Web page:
Economic value of optical and X-ray CT scanning in bucking of Scots pine

Hannu Rummukainen (Corresponding Author), Marika Makkonen, Jori Uusitalo

Research output: Contribution to journalArticleScientificpeer-review

6 Citations (Scopus)


In the Nordic countries, trees are typically bucked into logs using harvesters that measure only a two-dimensional diameter profile of the stem. Because the value of a log can vary significantly depending on its shape and internal defects, bucking decisions can in principle be improved by optical scanning of the three-dimensional stem shape, and detection of knots and other features inside the stem by X-ray computed tomography (CT). The objective of this study was to quantify how much the value recovery at a sawmill could be increased, if bucking decisions took advantage of additional measurement data and a sawing simulator to estimate log values. A simulation study on 1582 Scots pine stems was performed to compare bucking based on a two-dimensional diameter profile with bucking that maximises log value based on either optical scanning alone, or both optical and CT scanning. For log positioning, both the traditional “horns-down” position, and value-maximising rotation based on CT scanning were considered. The results show that bucking based on optical scanning alone can potentially increase the value of sawn timber by up to 5%, and CT scanning before bucking provides little additional value for a sawmill using a CT scanner to optimise log rotation.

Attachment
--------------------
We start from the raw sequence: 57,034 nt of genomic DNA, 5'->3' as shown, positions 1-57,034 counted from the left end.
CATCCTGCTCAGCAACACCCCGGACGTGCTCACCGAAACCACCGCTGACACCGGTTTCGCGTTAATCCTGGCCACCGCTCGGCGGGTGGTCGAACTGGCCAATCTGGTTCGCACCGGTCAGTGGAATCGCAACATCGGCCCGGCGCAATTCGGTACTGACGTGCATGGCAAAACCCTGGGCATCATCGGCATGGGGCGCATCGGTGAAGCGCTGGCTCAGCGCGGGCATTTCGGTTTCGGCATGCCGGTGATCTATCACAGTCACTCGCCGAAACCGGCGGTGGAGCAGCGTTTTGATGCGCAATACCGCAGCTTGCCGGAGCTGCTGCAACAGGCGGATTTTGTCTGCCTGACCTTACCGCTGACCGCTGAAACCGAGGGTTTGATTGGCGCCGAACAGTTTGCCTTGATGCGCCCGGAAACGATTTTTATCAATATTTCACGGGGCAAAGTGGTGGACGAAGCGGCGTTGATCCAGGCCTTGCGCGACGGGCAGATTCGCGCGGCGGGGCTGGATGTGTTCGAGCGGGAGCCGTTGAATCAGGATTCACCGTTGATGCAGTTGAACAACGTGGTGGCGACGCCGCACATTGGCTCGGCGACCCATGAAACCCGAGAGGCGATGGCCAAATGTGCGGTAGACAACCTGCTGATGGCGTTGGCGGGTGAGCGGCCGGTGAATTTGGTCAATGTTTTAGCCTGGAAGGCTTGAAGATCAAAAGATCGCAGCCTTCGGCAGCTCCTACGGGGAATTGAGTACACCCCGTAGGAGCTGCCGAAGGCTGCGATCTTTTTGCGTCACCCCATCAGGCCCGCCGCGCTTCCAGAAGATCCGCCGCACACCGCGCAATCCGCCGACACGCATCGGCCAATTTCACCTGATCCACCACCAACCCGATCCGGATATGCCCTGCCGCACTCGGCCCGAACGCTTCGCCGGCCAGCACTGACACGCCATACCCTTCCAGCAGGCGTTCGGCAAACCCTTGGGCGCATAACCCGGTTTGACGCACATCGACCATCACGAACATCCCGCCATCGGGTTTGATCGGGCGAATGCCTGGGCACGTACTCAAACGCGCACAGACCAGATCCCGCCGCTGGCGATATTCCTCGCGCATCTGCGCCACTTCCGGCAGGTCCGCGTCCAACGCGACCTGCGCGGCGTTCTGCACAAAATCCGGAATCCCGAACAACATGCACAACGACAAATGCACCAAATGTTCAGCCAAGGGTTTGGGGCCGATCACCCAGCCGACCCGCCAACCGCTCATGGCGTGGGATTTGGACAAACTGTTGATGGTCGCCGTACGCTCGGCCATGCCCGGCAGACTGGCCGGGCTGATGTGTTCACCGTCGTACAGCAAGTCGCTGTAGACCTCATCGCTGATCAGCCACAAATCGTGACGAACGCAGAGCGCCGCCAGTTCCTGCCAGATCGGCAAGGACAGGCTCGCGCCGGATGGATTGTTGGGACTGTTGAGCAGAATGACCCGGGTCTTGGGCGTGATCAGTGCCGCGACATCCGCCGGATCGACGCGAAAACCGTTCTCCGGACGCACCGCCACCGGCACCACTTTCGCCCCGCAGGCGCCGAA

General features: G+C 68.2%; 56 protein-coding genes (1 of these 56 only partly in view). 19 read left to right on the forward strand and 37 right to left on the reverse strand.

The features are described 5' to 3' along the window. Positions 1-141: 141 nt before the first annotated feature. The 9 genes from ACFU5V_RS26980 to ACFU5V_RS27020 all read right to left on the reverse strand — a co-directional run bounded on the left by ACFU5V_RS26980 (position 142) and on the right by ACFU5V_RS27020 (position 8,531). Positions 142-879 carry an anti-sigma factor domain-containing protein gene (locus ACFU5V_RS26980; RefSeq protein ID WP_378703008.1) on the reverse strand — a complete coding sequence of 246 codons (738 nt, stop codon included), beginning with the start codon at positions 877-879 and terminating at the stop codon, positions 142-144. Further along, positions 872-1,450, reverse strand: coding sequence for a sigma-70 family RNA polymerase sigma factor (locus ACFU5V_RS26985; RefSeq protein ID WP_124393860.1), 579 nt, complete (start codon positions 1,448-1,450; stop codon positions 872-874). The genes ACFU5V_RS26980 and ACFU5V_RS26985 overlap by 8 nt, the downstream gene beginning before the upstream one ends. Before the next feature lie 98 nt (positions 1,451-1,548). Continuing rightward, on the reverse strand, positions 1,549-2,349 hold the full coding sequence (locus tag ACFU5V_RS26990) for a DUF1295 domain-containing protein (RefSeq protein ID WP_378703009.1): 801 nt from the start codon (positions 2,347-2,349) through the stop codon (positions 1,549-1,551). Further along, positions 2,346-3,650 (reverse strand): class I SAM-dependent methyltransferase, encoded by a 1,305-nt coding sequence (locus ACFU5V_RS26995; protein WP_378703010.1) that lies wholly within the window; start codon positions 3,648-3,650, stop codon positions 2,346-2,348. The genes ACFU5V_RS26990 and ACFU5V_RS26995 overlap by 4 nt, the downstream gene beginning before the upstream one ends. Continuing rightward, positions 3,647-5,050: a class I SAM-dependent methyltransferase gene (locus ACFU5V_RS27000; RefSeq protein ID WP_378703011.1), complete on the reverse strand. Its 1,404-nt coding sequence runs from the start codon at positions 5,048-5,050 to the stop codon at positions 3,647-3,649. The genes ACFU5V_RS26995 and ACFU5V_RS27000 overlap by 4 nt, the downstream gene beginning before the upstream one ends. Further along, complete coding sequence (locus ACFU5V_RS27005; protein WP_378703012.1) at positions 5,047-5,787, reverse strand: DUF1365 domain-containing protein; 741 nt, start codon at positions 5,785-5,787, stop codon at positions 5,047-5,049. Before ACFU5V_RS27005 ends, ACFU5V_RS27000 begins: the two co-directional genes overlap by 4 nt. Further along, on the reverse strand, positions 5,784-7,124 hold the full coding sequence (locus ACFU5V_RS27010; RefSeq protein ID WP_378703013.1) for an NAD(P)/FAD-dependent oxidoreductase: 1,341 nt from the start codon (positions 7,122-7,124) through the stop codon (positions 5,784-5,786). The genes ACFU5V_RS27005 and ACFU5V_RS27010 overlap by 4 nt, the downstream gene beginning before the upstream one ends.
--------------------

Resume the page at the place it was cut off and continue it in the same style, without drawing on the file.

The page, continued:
Original languageEnglish
Pages (from-to)178-187
JournalWood Material Science and Engineering
Issue number3
Publication statusPublished - May 2021
MoE publication typeA1 Journal article-refereed


  • Bucking optimisation
  • CT scanning
  • log positioning
  • sawing simulation
  • value recovery


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